Other partners included the Yakama Nation, Washington Department of Ecology and the Environmental Protection Agency, and the USDA Forest Service – which acted as the lead agency overseeing the remediation efforts, because the majority of the cleanup took place on National Forest lands.

Local officials estimate that in addition to cleaning up Railroad Creek and protecting it from future contamination, the restoration effort injected approximately $240 million into the local economy, through hiring of local construction crews and heavy equipment operators.

The project created eight permanent jobs at the water treatment plant, and an additional site manager position in Chelan, Wash.

In September, the Forest Service released a Five-Year Site Review which documents the cleanup effort to date, and outlines future monitoring and additional work that is required.

For more information: Visit www.holdenminecleanup.com


Source information: The Okanogan-Wenatchee National Forest encompasses more than 4-million acres in Washington state, extending from the Canadian border to the Goat Rocks Wilderness. Elevations range from below 1,000 ft. to over 9,000 ft., and the forest is very diverse – from the high, glaciated alpine peaks along the Cascade Crest, through deep, lush valleys of old growth forest, to the dry and rugged shrub-steppe country at its eastern edge. Precipitation varies from more than 70 inches annually along the crest to less than 10-inches at its eastern edge.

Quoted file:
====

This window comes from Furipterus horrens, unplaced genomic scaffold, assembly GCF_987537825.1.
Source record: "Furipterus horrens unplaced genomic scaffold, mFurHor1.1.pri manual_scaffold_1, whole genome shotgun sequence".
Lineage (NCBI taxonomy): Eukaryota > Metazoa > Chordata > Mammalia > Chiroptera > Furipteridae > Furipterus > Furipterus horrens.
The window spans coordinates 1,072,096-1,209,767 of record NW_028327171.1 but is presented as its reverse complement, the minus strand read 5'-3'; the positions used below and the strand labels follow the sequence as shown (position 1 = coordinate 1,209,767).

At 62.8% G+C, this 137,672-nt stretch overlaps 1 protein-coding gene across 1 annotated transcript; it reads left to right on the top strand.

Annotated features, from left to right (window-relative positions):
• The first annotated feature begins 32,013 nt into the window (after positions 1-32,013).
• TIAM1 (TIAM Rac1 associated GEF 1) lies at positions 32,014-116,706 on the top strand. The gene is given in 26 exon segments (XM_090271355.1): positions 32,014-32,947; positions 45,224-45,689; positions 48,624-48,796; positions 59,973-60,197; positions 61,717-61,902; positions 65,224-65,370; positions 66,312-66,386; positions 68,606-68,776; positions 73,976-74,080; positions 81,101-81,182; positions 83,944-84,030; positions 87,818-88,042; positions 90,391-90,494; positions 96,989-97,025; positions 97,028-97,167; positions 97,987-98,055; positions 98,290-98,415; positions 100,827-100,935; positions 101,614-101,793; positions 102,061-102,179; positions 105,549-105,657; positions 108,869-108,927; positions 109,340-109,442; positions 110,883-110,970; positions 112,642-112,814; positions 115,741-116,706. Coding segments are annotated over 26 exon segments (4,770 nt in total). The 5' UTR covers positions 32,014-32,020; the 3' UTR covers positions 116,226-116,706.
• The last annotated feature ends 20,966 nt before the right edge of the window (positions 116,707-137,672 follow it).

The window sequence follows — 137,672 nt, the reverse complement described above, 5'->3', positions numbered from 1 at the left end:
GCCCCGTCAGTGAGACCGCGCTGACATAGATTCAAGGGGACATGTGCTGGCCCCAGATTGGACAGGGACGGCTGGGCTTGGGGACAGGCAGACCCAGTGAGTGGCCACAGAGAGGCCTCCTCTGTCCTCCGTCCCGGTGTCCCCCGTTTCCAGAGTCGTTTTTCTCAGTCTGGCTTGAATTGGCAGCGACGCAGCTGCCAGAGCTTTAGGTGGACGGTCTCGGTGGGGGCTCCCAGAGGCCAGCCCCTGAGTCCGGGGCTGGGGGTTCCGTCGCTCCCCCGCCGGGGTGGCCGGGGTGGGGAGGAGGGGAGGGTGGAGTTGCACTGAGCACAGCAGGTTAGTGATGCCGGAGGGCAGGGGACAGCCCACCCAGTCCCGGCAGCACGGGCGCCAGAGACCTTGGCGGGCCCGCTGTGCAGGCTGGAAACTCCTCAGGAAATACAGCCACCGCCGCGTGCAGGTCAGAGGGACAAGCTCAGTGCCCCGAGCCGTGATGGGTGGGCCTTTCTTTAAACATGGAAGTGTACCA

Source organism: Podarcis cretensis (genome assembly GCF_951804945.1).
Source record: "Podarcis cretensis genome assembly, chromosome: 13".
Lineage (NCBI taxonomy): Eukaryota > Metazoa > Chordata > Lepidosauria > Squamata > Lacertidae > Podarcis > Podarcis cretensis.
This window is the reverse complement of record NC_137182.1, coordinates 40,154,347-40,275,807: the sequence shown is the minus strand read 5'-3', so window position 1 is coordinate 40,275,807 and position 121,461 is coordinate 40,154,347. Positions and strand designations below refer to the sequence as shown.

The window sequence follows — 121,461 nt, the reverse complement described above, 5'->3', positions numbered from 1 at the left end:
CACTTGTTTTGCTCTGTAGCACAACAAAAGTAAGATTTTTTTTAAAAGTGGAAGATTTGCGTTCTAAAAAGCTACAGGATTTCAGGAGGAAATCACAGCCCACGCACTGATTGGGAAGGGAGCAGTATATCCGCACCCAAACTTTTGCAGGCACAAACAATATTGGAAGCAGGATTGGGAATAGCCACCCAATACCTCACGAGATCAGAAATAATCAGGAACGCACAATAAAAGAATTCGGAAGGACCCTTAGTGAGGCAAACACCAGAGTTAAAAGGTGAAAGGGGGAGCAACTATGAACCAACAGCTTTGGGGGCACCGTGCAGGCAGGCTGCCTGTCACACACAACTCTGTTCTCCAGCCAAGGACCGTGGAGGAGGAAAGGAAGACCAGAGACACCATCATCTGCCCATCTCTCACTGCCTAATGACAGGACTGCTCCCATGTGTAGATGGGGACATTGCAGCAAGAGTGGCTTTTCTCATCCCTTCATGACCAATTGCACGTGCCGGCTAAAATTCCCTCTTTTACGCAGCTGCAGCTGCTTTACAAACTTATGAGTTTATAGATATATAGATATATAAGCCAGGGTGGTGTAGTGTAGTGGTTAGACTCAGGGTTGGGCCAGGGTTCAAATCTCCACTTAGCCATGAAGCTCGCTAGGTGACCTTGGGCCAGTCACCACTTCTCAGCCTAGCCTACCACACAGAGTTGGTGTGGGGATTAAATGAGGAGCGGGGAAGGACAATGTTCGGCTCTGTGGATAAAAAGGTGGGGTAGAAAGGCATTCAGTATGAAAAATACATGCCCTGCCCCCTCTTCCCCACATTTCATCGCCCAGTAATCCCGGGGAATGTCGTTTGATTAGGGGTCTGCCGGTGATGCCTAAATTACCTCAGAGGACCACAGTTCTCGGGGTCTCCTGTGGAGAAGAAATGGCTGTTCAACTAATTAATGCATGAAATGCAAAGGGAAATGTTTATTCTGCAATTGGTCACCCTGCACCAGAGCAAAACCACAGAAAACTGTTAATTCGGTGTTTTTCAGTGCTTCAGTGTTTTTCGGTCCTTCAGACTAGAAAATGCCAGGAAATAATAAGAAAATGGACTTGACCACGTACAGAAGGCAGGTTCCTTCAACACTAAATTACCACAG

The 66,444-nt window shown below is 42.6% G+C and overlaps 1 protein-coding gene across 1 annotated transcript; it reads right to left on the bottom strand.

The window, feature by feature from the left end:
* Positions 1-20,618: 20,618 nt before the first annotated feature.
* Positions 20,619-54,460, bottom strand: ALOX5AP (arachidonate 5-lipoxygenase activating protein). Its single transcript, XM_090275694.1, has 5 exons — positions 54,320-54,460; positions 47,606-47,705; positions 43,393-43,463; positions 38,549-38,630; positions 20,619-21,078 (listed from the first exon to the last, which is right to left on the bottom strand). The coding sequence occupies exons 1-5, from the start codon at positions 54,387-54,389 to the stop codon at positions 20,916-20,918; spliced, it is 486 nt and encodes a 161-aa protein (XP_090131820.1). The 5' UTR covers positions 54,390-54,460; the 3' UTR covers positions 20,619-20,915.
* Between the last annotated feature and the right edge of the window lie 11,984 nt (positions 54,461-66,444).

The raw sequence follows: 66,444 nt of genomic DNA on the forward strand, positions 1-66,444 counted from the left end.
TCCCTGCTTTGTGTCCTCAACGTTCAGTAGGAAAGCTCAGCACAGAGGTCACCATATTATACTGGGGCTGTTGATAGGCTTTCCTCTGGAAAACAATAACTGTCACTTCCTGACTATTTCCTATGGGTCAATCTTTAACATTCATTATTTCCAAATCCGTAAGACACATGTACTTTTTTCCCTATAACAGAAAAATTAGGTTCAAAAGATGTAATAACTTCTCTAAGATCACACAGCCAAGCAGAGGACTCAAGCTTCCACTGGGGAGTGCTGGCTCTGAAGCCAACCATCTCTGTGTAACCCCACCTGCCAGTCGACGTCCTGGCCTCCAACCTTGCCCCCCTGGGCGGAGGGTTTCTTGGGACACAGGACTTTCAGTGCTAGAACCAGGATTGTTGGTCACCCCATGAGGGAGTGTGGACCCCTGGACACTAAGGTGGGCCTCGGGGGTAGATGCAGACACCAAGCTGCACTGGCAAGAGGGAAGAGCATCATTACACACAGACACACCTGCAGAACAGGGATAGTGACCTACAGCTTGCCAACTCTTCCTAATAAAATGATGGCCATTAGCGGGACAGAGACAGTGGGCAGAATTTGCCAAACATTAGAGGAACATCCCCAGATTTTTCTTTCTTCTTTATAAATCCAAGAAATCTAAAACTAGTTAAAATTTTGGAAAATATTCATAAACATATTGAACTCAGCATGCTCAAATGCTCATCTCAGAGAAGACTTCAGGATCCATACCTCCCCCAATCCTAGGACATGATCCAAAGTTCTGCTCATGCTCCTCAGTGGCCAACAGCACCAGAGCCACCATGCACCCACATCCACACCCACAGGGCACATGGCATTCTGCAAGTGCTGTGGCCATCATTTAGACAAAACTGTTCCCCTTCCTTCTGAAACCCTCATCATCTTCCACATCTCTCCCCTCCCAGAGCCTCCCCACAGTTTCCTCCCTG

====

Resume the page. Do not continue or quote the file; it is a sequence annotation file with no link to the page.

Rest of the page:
SWEET HOME TO DC: 2018 Capitol Christmas Tree finds first snow in Wyoming

Sweet Home to DC: The 2018 Capitol Christmas Tree journey

A Modern Day Adventure on the Historic Oregon Trail

Each year, a National Forest provides a Christmas Tree for display on the U.S. Capitol lawn in Washington D.C. This year’s tree is travelling from the Willamette National Forest’s Sweet Home Ranger District, in the western Cascade mountain range. District Ranger Nikki Swanson is recording her notes from the journey for the Your Northwest Forests blog.

To read previous entries, visit https://yournorthwestforests.org/category/capitol-christmas-tree/.

For more information, visit the U.S. Capitol Christmas Tree website, www.capitolchristmastree.com, and story map: https://arcg.is/10DOyv

Track the tree! Follow the 2018 Capitol Christmas Tree on its Return to the Oregon Trail journey in near real-time, at www.trackthetree.com


 

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November 17th, 2018
Laramie, Wyo.

It’s not an Oregon Trail adventure without a weather delay!

The weather forecasters were correct.  It snowed… enough to close the interstate! 

But we found a cozy little place to hole up and wait for the roads to re-open in Little America, Wyo.

Our morning event in Fort Bridger, Wyo. was fantastic. People drove more than 70 miles through the snow to see the U.S. Capitol Christmas Tree. Joy was in the air, swirling with the snowflakes floating down on us!

Fort Bridger is named for Jim Bridger, a mountain man who carried a map of the continent in his head from all his exploring of the “west” back when the maps were still blank.

When the fur trade ended, he established Fort Bridger.

In his journal, he wrote: “I have established a small fort with a blacksmith shop and a supply of iron in the road of the emigrants on Blacks Fork of Green River, which promises fairly.  They, in coming out, are generally well supplied with money, but by time they get there are in want of all kinds of supplies…. Horses, provisions, smith work, etc…”